Gay Rights threaten and “seriously jeopardize the entire international human rights framework”, according to Zamir Akram, Pakistan’s Permanent Representative to the UN, and the official representative of the greater Islamic Bloc of Nations, in such matters.
This week, Ambassador Akram made this statement in response to U.S. Secretary of State’s statement that “gay rights are human rights.” The Islamic Bloc, which includes countries like Iran and Syria, among other oppressive regimes, immediately sought to oppose this notion, arguing that the US is, “misinterpreting the Universal Declaration of Human Rights,” by creating these “new standards.”
However controversial the Islamic Bloc’s position is on gay rights, this statement doesn’t come as a shock to anyone well-acquainted with the Muslim world’s treatment of homosexuality.While there are an array of punishments for homosexuality in the Muslim world, no Muslim country sees the sexual orientation as legal, rather un-Islamic or lewd sexual conduct. While some Muslim states punish homosexuality with short prison terms, others, like Iran, chose the death sentence. Under Iranian law, homosexuality in punishable by death – a harsh reality for Iran’s often closeted gay community and their families.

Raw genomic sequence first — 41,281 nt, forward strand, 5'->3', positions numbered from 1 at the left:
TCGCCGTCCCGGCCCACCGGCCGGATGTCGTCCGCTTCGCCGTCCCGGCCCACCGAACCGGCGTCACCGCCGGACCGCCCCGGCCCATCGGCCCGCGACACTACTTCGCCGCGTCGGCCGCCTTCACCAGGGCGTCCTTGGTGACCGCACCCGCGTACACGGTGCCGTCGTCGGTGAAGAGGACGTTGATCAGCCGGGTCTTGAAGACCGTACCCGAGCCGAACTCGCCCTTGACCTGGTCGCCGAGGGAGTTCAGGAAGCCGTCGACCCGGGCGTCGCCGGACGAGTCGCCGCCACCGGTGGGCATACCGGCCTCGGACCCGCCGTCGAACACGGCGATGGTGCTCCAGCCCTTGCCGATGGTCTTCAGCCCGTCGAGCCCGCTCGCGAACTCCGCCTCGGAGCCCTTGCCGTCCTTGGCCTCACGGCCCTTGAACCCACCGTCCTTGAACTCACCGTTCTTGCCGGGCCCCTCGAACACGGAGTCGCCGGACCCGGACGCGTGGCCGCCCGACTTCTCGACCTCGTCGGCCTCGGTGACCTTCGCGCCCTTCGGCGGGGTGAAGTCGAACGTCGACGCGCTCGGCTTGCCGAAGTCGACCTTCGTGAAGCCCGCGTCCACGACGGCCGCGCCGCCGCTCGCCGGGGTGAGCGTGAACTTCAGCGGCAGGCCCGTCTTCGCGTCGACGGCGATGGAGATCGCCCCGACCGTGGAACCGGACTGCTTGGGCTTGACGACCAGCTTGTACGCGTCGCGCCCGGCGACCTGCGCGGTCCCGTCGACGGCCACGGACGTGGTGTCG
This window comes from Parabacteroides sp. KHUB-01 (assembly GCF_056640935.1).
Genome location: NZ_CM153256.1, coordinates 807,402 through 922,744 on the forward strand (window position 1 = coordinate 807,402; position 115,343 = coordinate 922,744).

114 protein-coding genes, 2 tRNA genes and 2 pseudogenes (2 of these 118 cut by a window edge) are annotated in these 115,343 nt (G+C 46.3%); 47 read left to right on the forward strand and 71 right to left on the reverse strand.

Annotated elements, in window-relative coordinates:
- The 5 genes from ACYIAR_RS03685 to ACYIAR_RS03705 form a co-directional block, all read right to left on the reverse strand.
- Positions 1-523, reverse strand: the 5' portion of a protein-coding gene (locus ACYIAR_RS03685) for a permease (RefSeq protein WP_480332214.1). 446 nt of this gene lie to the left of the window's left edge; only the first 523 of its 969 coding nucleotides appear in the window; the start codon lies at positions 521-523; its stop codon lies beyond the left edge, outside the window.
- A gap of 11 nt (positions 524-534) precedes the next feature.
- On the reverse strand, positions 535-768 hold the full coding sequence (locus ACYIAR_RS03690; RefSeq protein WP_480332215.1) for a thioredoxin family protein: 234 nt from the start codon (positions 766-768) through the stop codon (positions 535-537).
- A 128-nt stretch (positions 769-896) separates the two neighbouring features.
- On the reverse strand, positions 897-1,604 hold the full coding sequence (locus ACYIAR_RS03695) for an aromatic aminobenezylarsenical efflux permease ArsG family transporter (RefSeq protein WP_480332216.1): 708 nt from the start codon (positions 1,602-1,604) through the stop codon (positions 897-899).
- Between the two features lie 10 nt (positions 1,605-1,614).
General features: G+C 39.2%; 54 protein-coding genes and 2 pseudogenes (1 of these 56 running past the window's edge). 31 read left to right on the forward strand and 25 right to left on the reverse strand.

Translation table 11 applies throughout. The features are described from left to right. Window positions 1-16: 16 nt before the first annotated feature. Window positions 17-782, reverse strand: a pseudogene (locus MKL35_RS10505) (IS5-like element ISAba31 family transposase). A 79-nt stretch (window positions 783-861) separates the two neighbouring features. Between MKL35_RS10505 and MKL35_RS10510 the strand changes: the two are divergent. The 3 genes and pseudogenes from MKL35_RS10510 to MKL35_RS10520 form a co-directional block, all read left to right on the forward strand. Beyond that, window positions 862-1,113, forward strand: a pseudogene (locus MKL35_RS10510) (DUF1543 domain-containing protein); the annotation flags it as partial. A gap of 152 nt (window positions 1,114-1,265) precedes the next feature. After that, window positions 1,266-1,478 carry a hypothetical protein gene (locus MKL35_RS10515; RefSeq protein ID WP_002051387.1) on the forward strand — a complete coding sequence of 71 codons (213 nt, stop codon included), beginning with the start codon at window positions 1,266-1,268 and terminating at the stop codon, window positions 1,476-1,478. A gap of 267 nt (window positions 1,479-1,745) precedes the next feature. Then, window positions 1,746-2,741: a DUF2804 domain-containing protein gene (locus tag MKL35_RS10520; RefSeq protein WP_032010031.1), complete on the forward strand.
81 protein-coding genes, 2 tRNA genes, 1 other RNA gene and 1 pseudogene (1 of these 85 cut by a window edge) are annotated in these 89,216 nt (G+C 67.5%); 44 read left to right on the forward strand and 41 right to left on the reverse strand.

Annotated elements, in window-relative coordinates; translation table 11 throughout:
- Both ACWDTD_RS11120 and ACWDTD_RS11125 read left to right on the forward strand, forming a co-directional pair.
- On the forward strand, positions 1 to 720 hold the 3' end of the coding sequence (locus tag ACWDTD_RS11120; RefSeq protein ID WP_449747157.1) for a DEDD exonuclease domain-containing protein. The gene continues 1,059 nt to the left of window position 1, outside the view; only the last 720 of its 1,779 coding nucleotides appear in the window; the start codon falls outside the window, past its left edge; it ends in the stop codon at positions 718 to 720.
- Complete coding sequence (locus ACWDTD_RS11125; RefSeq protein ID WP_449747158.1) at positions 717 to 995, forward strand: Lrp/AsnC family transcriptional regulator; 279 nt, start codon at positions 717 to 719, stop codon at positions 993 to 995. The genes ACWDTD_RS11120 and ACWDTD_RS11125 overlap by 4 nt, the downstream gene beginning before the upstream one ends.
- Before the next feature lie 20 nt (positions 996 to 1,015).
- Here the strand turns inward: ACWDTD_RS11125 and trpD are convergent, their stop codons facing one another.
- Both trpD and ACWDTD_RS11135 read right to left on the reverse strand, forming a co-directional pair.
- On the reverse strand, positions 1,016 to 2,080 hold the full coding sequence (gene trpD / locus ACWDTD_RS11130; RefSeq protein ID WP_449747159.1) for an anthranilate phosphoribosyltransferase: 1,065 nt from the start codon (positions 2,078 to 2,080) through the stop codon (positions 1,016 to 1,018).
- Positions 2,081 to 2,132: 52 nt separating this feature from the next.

This is yet another issue of contention for Iran – while the overwhelming and ever-growing oppression of Iran’s citizenry, and rampant human rights abuses, has been grounds for the mounting criticism against the Iranian Regime, it also further fuels the anti-nuclear movement. The argument? While a nuclear Iran may be a threat to world stability, first and foremost, it is a threat to the prosperity and human rights of the Iranian people looking to break the shackles of the deadly Regime.